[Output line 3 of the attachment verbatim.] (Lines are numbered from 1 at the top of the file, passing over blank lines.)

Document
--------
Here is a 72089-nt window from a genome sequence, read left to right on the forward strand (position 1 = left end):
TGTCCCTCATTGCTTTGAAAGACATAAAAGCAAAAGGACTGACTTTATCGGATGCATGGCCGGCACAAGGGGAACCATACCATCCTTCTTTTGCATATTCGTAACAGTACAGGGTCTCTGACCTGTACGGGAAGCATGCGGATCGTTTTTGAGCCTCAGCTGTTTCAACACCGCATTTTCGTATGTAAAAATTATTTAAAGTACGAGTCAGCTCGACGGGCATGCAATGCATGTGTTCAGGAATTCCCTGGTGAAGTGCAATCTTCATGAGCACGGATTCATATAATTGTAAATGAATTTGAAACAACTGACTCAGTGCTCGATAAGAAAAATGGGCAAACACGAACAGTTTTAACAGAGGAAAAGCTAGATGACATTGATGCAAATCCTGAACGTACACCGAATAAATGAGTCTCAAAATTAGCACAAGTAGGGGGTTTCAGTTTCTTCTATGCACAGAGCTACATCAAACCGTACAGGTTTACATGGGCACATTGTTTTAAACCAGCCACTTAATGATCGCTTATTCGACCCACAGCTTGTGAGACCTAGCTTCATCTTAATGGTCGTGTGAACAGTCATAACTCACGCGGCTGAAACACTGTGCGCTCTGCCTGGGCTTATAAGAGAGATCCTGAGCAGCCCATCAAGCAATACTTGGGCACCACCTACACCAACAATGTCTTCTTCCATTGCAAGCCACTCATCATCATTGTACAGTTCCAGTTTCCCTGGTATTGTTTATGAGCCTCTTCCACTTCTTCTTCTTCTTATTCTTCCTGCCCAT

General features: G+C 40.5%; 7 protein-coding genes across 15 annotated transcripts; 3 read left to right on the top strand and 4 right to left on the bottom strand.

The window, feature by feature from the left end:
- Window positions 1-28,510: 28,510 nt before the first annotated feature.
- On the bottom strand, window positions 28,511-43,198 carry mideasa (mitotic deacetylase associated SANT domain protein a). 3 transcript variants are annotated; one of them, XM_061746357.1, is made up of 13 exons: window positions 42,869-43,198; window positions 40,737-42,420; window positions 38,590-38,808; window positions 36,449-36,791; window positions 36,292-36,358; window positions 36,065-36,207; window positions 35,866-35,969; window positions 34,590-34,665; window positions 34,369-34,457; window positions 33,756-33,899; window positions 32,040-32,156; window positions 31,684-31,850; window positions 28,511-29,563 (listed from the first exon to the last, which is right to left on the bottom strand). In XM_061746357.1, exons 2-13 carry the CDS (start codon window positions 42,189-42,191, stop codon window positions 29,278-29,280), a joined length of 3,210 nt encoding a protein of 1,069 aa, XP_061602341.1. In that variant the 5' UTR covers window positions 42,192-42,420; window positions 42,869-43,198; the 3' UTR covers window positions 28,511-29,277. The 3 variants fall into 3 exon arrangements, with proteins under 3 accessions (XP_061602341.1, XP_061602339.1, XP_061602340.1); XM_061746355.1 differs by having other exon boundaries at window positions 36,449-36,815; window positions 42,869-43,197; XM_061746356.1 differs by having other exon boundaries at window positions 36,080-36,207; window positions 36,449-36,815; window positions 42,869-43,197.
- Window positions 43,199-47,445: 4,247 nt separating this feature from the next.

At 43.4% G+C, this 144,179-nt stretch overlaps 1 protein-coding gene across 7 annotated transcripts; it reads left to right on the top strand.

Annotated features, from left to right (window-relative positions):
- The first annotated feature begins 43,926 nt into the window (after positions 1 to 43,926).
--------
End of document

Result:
General features: G+C 40.5%; 7 protein-coding genes across 15 annotated transcripts; 3 read left to right on the top strand and 4 right to left on the bottom strand.